Marc Leo Felix is renowned for having devoted his life to the study and promotion of the peoples of the Democratic Republic of the Congo. Each of the many exhibitions he has organized in his Brussels gallery and the collaborations he has been involved in, both with a variety of institutions and with publishers, have been an opportunity for him to offer in-depth knowledge of the myriad peoples and artistic styles of this vast region that he knows so well. He has brought all the experience he can muster to the creation of his latest publication, "Ritual Figures in Congo". It was launched at the recent Winter BRUNEAF along with an exhibition that features some remarkable related works. Published in English, this book is a comprehensive guide to the statuary of the DR Congo through 120 pieces, each with a full-page illustration and detailed and informative text. A first is that the pieces can also be viewed in 360-degree videos by using a QR code. This book will serve as the catalog for a new exhibition Felix is preparing to introduce the arts of the Congo to the Chinese public, which is scheduled to open in June in the city of Chongqing.
Ancestors and Rituals - (ENGLISH / FRENCH)
This is the catalog that accompanies the exhibition of the same name organized for the Europalia Indonesia festival at the Centre for Fine Arts in Brussels. It presents a general introduction to the history of Indonesian art followed by discussions of the principal themes that defi ne it, including status, fertility, protection, death rituals, and the role of ancestors in the Indonesia of today. In addition to the exhibition curator, Daud Tanudirjo, numerous contributors, including Peter ter Keurs, Nico de Jonge, Heddy Shri Ahimsa Putra, and Abdul Munir Mulkhan, present essays here. These are complemented by hundreds of seldom-seen masterpieces of Indonesian art on loan from the National Museum of Indonesia in Jakarta, which have never before been exhibited outside Indonesia. These objects, all specially photographed and mostly illustrated on full pages, are accompanied by detailed descriptions, making this book a valuable resource and reference for a wide array of Indonesian art forms, ranging from sculptures and textiles to jewelry and prestige items.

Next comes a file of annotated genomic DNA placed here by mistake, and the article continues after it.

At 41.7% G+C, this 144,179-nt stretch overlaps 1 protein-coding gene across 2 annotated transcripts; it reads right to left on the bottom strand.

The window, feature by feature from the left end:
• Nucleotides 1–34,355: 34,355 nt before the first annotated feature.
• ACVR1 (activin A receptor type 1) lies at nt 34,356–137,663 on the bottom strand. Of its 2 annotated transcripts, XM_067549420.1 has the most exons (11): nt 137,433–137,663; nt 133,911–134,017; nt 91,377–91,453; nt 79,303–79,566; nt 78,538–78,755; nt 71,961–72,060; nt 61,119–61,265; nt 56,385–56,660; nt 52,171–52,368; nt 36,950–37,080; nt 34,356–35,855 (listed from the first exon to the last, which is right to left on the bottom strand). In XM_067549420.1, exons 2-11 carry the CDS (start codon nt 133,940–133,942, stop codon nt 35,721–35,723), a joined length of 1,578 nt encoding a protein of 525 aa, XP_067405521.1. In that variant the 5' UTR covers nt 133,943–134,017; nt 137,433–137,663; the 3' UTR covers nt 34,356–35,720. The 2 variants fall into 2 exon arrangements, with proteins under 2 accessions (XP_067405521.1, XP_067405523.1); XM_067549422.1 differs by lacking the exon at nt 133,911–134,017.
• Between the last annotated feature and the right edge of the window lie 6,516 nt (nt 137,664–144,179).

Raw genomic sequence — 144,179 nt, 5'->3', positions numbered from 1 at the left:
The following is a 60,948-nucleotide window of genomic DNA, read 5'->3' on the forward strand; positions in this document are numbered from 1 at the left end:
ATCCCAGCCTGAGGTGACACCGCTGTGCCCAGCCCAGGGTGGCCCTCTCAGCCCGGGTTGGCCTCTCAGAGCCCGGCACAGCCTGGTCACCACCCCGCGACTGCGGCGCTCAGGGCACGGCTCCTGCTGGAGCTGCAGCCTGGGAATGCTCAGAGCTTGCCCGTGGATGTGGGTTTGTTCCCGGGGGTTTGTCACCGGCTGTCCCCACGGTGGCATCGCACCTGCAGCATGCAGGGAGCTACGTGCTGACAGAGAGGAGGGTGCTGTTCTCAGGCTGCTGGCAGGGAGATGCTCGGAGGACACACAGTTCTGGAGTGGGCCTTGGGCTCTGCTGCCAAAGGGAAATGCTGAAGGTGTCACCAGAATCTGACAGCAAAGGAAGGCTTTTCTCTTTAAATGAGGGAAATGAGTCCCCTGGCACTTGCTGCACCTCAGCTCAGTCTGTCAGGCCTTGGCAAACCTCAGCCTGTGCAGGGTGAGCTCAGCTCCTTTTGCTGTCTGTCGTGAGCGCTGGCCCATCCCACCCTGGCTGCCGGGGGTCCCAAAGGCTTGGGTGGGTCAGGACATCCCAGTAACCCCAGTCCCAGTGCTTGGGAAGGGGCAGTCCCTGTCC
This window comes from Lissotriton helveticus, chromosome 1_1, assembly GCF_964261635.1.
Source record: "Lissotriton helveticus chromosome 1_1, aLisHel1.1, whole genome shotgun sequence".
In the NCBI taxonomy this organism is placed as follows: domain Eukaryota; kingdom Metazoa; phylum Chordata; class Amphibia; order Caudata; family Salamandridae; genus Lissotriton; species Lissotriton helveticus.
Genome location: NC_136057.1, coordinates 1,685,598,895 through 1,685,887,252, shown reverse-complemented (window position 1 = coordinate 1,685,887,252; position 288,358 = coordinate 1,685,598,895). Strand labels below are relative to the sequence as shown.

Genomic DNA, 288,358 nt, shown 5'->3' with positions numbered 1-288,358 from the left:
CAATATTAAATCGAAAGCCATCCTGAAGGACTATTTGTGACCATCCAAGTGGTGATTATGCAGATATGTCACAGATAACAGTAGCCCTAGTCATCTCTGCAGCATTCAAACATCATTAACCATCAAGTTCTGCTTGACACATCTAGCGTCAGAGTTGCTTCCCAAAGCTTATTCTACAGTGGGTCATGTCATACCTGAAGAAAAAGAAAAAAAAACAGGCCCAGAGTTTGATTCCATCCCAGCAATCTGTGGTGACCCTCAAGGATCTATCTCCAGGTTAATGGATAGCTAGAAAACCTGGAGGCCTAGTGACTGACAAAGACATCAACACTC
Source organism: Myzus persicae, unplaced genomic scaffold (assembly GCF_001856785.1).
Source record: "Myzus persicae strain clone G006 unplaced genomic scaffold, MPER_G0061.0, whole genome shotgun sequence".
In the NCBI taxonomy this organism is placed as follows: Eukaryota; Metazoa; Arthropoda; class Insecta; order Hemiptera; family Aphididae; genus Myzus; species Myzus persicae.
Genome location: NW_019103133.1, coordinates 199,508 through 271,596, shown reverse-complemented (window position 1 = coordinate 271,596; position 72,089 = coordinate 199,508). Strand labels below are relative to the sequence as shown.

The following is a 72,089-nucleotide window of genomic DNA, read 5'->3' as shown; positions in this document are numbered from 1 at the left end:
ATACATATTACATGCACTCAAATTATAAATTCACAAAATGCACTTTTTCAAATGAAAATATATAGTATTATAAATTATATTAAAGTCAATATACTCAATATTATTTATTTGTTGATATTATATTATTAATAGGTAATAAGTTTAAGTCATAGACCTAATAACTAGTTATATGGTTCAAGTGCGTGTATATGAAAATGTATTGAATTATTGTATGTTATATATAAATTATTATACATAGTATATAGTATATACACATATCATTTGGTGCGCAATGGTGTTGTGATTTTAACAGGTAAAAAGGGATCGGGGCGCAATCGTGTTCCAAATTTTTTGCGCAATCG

Glittering as Gold - (ENGLISH)
Though bronze, brass, and copper have been regarded as inferior metals in Western eyes, in sub-Saharan Africa, copper and its alloys proved to be a much-coveted material that was used in bodily adornments, on statuary, and as a means of exchange. Brass, in particular, became a highly valued metal that rivaled gold in luster as well as glitter. The adornments that grew from these trade metals became a phenomenon specifi c to West and Central Africa. Among certain African cultures, such adornments served not only to distinguish oneself in life, but were also regarded as the most personal of items of the wearer after death and were commonly placed on the family altar as a form of remembrance. This book introduces in detail some 100 items selected on the basis of form, rarity, and decorative motifs from the many hundreds of items in the Harry and Miep Schillings Collection. This is a useful addition to any reference library of African art.
Raja Ampat Ritual Art - (ENGLISH)
Over the course of the last century, the traditional ritual art related to ancestor cults, spirit beliefs, and headhunting has withered in the sparsely populated Raja Ampat archipelago. Setting out to establish an inventory of mon spirit figures, korwars, and secret priests’ drawings, this book also delves into the exploits of naturalists, explorers, colonial administrators, and, in particular, missionaries since the beginning of the nineteenth century. The social and cosmological background of the spirit and ancestor figurines from the archipelago is discussed extensively with a wealth of fascinating details and new insights. In the process, it is shown that the demise and the exodus of the traditional art resulted from complex interactions between indigenous agency, conversion, cargo cult activity, modernization, and, signifi cantly, intervention by colonial administrators. The abundant illustrations feature most of the known korwar figures, which have a distinctive and much-admired style, and also include a number of stunning, sacred-secret drawings depicting the spirit world devised by indigenous priests to serve in their rituals. Acquired during the 1930s, these drawings were long believed to be lost but have recently been rediscovered. The author, Raymond Corbey, is an anthropologist attached to Leiden University in the Netherlands and has published extensively in this field.